Puerto Rico defaults on debt payment

She added that the default shows “Puerto Rico does not have the resources to make all of its forthcoming debt payments”. There’s one much closer to America.


The U.S. commonwealth paid only $628,000 of a $58 million payment due on its Public Finance Corp (PFC) bonds, the head of its Government Development Bank said in a statement on Monday.

Dubbed the “Greece of the Caribbean”, the U.S. island was supposed to pay about US$58 million in interest and principal on the PFC securities, but only made a partial payment on the interest.

“This was a decision that reflects the serious concerns about the commonwealth’s liquidity in combination with the balance of obligations to our creditors and the equally important obligations to the people of Puerto Rico to ensure the essential services they deserve are maintained”, Melba Acosta Febo, president of the Government Development Bank of Puerto Rico, said in a statement. The picture is of widespread gloom as Moody’s sees this as among the first of bigger defaults on commonwealth debt and Standard & Poor’s portends other defaults over the next few months and signs of dismal liquidity.

The Puerto Rico debt includes approximately $18.6 billion of general-obligation bonds and government-guaranteed debt, $15.2 billion of sales-tax-backed bonds and $24.1 billion of bonds issued by government agencies, like the Puerto Rico Electric Power Authority.

By missing Monday’s payment, Puerto Rico has forced its debt holders to come to the table to discuss restructuring, considering investors won’t get any returns if the territory flat-out defaults.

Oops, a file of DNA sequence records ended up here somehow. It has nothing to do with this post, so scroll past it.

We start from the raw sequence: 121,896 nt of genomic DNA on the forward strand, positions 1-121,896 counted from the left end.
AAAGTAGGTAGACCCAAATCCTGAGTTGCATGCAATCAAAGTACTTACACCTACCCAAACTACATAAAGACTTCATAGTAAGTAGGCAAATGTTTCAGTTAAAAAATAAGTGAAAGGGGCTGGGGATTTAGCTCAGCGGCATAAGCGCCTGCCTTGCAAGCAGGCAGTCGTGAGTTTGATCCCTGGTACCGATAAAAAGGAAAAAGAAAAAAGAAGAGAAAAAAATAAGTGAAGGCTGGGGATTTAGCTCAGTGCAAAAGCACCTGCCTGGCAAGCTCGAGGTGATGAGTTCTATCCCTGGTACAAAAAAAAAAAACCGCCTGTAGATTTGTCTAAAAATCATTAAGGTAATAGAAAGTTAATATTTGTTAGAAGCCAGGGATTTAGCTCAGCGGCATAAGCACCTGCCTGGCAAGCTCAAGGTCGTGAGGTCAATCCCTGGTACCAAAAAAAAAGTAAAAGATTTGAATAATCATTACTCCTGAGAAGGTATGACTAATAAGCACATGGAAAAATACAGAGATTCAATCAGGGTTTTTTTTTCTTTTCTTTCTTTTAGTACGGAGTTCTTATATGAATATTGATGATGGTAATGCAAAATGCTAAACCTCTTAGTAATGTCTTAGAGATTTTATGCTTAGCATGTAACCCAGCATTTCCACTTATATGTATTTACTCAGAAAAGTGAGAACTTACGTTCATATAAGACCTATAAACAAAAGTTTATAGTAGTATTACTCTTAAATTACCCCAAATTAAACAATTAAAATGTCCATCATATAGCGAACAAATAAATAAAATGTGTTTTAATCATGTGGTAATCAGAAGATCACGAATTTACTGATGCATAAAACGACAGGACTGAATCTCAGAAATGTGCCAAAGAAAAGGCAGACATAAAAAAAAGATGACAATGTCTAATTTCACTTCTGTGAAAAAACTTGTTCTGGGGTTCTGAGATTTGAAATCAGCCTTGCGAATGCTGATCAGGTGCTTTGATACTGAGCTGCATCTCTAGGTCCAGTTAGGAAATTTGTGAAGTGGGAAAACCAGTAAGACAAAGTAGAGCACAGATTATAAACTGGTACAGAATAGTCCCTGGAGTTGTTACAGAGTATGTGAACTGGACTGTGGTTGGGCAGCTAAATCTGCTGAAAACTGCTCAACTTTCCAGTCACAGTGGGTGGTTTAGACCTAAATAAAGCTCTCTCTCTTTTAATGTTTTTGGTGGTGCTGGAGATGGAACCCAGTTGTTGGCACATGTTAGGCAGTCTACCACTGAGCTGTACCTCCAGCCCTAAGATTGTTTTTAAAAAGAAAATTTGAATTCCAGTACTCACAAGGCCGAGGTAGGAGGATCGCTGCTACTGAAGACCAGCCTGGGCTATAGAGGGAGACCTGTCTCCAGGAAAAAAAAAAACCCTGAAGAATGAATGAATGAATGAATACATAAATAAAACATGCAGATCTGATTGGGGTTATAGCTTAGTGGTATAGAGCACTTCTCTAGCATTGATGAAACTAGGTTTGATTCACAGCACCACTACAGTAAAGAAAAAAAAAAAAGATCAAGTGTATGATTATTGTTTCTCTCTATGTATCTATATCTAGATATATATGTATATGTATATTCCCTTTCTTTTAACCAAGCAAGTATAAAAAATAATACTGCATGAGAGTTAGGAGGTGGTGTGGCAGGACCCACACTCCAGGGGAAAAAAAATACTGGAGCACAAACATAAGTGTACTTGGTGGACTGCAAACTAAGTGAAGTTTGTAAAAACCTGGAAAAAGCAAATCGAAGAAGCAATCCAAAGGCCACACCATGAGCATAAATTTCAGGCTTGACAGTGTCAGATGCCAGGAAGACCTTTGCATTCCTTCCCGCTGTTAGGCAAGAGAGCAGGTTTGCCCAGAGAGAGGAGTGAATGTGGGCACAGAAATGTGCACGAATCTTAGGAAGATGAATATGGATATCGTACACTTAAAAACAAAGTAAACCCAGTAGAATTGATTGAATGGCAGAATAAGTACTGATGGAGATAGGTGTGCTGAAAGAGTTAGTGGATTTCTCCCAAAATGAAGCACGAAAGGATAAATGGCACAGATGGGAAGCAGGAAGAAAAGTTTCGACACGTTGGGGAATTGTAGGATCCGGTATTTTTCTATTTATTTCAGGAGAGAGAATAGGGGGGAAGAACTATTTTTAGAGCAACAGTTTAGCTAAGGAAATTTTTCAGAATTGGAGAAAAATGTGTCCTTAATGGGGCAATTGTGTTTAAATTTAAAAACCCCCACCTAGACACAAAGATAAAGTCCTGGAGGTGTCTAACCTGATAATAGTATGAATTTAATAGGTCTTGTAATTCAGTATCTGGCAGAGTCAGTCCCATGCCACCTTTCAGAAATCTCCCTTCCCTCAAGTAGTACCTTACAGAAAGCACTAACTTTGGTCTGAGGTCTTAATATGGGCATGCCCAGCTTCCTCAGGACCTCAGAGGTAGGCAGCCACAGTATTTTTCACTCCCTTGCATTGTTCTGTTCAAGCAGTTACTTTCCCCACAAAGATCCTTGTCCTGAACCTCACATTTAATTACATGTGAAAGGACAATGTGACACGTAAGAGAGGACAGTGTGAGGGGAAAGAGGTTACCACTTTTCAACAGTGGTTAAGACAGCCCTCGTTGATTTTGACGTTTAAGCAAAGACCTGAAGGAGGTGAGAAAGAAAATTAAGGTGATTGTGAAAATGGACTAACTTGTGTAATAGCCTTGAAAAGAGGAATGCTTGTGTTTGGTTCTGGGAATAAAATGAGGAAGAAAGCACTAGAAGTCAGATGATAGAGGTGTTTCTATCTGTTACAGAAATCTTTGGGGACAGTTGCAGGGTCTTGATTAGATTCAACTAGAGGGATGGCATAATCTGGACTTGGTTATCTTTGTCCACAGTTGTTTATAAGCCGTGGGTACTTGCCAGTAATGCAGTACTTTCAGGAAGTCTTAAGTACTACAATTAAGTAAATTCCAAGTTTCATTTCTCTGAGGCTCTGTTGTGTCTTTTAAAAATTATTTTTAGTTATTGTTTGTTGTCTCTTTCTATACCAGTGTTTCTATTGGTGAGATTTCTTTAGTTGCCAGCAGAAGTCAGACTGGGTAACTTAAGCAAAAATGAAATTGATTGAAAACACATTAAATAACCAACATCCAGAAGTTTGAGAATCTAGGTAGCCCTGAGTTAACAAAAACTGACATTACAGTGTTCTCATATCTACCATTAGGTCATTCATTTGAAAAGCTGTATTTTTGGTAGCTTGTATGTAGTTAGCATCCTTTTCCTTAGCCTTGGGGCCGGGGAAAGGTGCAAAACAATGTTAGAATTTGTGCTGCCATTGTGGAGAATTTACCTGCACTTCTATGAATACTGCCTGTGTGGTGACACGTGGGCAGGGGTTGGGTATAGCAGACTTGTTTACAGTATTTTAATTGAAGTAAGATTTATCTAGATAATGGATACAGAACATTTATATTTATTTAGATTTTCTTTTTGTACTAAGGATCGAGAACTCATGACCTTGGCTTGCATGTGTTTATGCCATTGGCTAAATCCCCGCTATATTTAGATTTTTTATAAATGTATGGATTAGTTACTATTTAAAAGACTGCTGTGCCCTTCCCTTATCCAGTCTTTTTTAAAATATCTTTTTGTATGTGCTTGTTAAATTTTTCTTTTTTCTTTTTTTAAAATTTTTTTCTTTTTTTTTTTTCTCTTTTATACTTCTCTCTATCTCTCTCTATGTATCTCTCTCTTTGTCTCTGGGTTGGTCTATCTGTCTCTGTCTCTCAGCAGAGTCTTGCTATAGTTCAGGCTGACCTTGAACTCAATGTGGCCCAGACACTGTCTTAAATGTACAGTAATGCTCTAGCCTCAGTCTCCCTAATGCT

Puerto Rico’s debt equals its GDP at a staggering $72 billion.

How can Puerto Rico help itself?

Puerto Rico bond prices have tumbled amid speculation that it won’t be able to repay what it owes as its economy stagnates and residents leave for the US mainland. The default was, however, not unexpected with Gov. Alejandro García Padilla warning about unsustainable debt levels in June. There are three and a half million people still living in Puerto Rico who expect their government to restore prosperity but citizens like John Mudd, a respected lawyer who specializes in Federal and Commonwealth law worry elected officials are trying to save their own necks instead of Puerto Rico. “We will vigorously defend the terms of the bond indentures”. These tax breaks propelled Puerto Rico to becoming one of the top prescription drug manufacturers in the world, and around 13 of the top 20 prescription drugs are actually made in Puerto Rico, according to Michael Fletcher, from The Washington Post. Hear more on why Attorney Mudd is skeptical of Puerto Rico’s officials here.

Unlike when Detroit filed for bankruptcy in 2013, Puerto Rico is not covered by Chapter 9 bankruptcy rules and cannot receive bankruptcy protection.

Puerto Rico’s Fiscal and Economic Recovery Working Group, a panel set up by Padilla, is scheduled by month’s end to provide a draft plan for how to resolve the debt crisis. “The constitution gives you a cause of action to go against the secretary of the treasury and order him by the courts to pay and I have no doubt that each and every court…will say you are going to pay”.


There are self-help remedies that can be implemented to ease some of the pressure Puerto Rico faces.

People look at the job listing posted on the wall at an unemployment office a day after the governor gave a televised speech regarding the governments $72 billion debt in San Juan Puerto Rico